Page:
Wall Street is in the midst of a sea change when it comes to financial institutions incorporating cloud computing within their infrastructure, according to recent research from industry analyst firm Celent.
Although the technology is well established, many firms are still developing their cloud strategies, Brad Bailey, capital markets research director at Celent and author of the study, told Markets Media.
“I’ve seen a spectrum of firms that have no cloud strategy to firms that are all in,” he said. “And those firms without a cloud strategy are creating their strategies. Even if you do not want to go to the cloud, you have to start thinking about it.”
“Virtually every manager we speak with has either adopted it to some extent or is actively working to do so,” agreed Sean Sullivan, chief revenue officer at trading-platform provider LiquidityBook.
Economics has been the primary driver for firms to adopt cloud computing and cloud-based tools, but the computing model’s other characteristics are quickly outpacing it.
“I think it is how a firm can do its development and manage its updates,” said Bailey. “The automation that you can get in your development and quality assurance is profound. It makes life a lot easier and drives a lot of innovation and agility.”
He also noted that some firms are dipping their toes into cloud computing via third-party software providers that have become far more cloud-friendly in the past few years.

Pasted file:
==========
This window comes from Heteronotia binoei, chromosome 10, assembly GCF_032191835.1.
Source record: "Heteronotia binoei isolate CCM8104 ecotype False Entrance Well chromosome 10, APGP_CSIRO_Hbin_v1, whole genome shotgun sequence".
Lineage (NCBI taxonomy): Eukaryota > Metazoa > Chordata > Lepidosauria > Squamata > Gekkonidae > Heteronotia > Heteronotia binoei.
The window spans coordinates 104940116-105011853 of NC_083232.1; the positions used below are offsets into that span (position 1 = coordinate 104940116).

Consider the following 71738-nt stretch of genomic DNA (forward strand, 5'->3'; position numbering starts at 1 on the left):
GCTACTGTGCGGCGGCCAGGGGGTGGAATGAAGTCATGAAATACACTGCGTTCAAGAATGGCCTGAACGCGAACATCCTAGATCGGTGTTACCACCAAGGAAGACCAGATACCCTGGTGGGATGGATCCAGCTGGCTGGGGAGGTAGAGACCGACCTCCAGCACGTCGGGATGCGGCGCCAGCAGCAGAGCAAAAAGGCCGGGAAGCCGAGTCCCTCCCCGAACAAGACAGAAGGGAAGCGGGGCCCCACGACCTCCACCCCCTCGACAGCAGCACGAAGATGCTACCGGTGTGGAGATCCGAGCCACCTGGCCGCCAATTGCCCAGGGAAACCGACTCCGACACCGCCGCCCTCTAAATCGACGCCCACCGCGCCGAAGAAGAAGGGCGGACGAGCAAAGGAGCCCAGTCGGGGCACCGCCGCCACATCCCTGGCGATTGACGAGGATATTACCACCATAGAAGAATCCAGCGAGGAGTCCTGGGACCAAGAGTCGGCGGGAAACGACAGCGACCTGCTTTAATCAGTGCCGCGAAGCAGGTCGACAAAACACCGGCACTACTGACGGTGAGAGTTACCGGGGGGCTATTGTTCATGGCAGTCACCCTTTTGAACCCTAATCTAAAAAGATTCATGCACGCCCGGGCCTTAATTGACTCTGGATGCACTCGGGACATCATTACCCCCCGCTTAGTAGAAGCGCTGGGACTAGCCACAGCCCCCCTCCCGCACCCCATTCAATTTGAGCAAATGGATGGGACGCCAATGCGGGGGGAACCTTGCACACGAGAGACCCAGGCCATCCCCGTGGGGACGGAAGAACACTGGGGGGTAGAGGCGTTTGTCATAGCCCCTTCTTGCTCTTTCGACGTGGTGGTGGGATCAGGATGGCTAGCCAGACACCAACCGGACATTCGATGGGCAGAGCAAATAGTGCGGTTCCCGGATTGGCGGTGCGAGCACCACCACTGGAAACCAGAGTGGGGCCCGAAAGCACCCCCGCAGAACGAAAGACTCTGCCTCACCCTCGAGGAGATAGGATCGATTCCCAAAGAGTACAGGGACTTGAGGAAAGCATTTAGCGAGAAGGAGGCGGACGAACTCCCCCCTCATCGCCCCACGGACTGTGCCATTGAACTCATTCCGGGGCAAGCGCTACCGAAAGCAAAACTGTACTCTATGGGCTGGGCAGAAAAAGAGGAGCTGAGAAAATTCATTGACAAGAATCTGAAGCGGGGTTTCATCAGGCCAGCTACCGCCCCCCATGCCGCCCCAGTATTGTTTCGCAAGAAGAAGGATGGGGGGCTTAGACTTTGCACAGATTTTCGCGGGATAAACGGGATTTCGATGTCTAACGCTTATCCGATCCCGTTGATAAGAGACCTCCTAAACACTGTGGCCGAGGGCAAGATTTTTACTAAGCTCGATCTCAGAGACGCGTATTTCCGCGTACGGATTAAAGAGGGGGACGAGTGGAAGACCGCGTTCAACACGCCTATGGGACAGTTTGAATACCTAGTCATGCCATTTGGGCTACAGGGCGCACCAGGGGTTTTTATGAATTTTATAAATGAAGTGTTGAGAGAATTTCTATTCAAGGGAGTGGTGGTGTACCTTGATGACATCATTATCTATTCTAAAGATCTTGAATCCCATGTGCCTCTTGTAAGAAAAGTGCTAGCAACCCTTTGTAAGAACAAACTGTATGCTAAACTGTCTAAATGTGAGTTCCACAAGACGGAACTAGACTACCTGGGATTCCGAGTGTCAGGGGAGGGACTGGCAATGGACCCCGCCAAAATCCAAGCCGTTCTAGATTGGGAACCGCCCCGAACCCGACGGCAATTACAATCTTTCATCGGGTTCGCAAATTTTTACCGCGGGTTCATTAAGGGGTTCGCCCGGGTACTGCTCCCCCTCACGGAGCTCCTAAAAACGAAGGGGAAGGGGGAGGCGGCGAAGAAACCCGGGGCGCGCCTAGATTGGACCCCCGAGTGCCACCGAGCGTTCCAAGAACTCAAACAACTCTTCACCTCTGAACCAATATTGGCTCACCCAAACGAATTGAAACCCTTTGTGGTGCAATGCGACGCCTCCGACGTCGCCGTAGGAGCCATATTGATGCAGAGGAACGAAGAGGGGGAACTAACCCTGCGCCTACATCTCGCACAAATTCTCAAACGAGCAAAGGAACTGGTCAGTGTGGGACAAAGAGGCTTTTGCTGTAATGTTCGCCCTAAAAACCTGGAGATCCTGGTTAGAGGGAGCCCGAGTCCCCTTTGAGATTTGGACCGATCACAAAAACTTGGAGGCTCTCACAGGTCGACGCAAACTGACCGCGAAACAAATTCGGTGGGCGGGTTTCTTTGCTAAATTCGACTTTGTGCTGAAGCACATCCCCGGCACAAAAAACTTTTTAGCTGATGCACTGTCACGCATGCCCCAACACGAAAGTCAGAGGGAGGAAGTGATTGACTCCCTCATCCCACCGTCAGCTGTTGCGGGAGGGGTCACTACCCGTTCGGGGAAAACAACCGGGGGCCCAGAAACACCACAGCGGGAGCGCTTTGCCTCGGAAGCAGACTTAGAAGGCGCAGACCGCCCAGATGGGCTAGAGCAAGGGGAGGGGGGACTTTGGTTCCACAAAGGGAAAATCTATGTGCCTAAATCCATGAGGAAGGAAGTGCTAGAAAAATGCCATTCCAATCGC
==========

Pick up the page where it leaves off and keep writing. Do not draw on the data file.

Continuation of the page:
Crow Point Partners, a hedge fund based in Hingham, MA, is one such firm. The fund uses LiquidityBook’s cloud-based order management system.
The firm wanted to avoid the infrastructure and management costs that internally hosted platforms typically incur, according to Peter DeCaprio, portfolio manager and principal at Crow Point Partners.
“Another reason was its mobility; we trade globally with a small team, so being able to access the system remotely during off hours on my phone was crucial,” he added.
Crow Point Partners’ reasoning is in line with many firms that have strong desires to avoid expanding their internal infrastructures further, according to Bailey. “Why would I want to build out to handle the biggest situation like solving a one-day five standard deviation volatility calculation when I can
simply scale up?”
However, some firms face some stumbling blocks in their drive to the cloud.
“The first is inertia, which we all know is a very powerful force,” said Shawn Samuel, CTO at LiquidtyBook. “And the second is the IT resource necessary to change mission-critical systems. The investment community has been running thin on IT for some time now, and the stretched IT resources they do have are largely mired in the continued regulatory compliance initiatives like MiFID II and GDPR.”
Security, which had been a perennial concern for most firms looking at a cloud environment, is less of a concern as firms realize that cloud providers can provide stronger security than the firms can do on their own, added Samuel.
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